Based on the electricity production from the planned solar fields, the public housing authorities in Providence, North Providence, Newport, Cranston, Smithfield, Warwick, Warren, Bristol and Lincoln will enjoy “guaranteed savings against prevailing electricity supply rates” over the 20-year term of the agreement, the release states.
Coupe said the arrangement involves an agreement on the part of the housing authorities to purchase energy credits based on the last three years of annual electricity usage. The credit purchase was further refined to reflect 85 percent of the three-year average, he said, to help ensure that the authorities do not purchase credits that aren’t used.
Through the credit purchase agreement, Coupe said, Cranston and the other housing authorities will realize a 42 percent savings on electricity costs. That value will increase over time, he said, as the cost of electricity rises.
In Cranston’s case, Coupe said, the dollar value of the savings is estimated at more than $130,000 at the outset of the agreement. For context, the Cranston Housing Authority’s annual operating budget totals just less than $6 million, although that does not include its capital budget or Section 8 housing assistance payments.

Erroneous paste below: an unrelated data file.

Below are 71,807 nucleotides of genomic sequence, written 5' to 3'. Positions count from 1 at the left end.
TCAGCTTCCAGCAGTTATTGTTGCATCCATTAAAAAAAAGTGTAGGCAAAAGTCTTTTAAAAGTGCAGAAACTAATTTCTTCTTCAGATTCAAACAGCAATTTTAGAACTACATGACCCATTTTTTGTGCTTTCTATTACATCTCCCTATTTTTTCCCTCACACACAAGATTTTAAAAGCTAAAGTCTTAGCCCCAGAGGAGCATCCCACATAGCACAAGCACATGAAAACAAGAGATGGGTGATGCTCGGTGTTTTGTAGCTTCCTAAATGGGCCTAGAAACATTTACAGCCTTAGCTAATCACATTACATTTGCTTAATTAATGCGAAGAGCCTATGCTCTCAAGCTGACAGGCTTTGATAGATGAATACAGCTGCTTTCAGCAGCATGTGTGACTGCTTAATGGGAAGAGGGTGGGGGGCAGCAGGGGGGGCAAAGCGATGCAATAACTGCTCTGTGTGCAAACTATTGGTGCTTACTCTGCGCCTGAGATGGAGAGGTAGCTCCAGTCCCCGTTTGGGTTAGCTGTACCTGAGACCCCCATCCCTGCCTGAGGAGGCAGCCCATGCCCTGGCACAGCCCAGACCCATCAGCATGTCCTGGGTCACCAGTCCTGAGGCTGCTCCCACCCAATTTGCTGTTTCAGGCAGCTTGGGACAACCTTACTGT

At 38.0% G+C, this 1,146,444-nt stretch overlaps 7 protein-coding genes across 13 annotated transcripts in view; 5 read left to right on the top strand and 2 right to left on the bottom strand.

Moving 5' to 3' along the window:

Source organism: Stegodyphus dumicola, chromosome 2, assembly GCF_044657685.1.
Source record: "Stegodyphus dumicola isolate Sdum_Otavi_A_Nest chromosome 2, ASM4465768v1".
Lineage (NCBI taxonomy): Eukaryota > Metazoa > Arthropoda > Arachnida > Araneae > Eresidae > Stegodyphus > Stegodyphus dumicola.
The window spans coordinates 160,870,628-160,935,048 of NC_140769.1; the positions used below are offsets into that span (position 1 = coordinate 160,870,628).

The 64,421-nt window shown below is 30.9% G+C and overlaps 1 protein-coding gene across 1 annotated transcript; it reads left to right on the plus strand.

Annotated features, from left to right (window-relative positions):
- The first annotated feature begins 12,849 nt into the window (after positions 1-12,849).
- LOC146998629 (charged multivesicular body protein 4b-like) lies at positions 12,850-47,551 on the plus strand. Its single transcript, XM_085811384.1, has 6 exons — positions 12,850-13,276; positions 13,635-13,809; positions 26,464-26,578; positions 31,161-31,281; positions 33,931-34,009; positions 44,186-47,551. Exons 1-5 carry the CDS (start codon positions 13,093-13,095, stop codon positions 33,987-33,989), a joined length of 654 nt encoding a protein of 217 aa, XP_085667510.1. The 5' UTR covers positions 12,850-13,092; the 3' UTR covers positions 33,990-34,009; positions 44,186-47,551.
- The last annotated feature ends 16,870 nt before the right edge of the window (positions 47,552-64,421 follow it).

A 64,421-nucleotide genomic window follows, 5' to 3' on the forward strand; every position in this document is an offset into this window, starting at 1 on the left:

“It’s tremendous,” he said of the savings.
The Cranston Housing Authority manages more than 560 apartments across six facilities, Coupe said, and the majority of tenants have utilities included in rent. At Jennings Manor, the smallest of the facilities, tenants receive a utility allowance deducted from their rent.
In conjunction with the electricity savings, Coupe said the authority plans to continue investing in energy efficiency upgrades. Some projects, including LED lighting, have already been completed.
Coupe also noted that the housing authority has obtained preliminary approval from the U.S. Department of Housing and Urban Development, or HUD, to qualify for an incentive related to the net metering arrangement. HUD’s subsidies, he said, are based in part on utility expenses, so without the incentive, the lower costs realized through the agreement’s set electric rates could have affected that funding. Now, it is set to remain steady.